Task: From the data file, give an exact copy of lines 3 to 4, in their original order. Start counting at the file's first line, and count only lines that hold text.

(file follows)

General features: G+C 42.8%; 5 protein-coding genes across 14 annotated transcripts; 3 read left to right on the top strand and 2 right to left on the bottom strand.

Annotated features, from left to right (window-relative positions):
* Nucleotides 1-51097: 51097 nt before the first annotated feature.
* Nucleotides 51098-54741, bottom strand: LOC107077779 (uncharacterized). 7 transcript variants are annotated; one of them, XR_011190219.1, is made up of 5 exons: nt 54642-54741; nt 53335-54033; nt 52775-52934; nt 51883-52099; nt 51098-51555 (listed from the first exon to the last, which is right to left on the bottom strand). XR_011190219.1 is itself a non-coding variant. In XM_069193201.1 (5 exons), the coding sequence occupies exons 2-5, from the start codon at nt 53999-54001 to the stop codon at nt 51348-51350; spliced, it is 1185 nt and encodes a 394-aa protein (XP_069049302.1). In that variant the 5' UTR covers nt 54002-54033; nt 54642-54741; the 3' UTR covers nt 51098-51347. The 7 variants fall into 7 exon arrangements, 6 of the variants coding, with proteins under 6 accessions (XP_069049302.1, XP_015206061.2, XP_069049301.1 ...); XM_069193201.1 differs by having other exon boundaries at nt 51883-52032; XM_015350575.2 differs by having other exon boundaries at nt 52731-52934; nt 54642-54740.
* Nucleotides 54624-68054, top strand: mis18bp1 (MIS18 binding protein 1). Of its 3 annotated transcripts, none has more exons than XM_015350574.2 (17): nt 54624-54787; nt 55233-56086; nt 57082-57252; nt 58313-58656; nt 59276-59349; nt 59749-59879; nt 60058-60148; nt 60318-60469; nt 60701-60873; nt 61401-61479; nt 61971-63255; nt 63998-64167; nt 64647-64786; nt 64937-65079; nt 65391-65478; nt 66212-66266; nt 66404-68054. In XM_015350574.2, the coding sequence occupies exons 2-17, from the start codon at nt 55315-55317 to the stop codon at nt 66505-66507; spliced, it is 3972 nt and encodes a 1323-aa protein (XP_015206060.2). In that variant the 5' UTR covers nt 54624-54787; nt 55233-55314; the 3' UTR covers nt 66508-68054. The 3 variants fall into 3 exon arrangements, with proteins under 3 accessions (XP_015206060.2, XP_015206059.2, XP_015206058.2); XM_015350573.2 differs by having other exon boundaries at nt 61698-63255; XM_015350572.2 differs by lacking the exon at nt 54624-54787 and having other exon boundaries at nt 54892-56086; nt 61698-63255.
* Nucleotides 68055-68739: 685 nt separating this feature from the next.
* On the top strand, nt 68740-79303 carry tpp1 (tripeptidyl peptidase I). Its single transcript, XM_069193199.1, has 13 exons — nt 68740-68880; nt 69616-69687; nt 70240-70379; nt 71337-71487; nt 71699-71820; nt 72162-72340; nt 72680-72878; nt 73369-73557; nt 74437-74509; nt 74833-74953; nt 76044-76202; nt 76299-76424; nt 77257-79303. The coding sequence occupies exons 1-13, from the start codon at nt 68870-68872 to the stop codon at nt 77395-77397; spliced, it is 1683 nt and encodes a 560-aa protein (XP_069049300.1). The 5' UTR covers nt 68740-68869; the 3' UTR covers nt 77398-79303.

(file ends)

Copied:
* Nucleotides 1-51097: 51097 nt before the first annotated feature.
* Nucleotides 51098-54741, bottom strand: LOC107077779 (uncharacterized). 7 transcript variants are annotated; one of them, XR_011190219.1, is made up of 5 exons: nt 54642-54741; nt 53335-54033; nt 52775-52934; nt 51883-52099; nt 51098-51555 (listed from the first exon to the last, which is right to left on the bottom strand). XR_011190219.1 is itself a non-coding variant. In XM_069193201.1 (5 exons), the coding sequence occupies exons 2-5, from the start codon at nt 53999-54001 to the stop codon at nt 51348-51350; spliced, it is 1185 nt and encodes a 394-aa protein (XP_069049302.1). In that variant the 5' UTR covers nt 54002-54033; nt 54642-54741; the 3' UTR covers nt 51098-51347. The 7 variants fall into 7 exon arrangements, 6 of the variants coding, with proteins under 6 accessions (XP_069049302.1, XP_015206061.2, XP_069049301.1 ...); XM_069193201.1 differs by having other exon boundaries at nt 51883-52032; XM_015350575.2 differs by having other exon boundaries at nt 52731-52934; nt 54642-54740.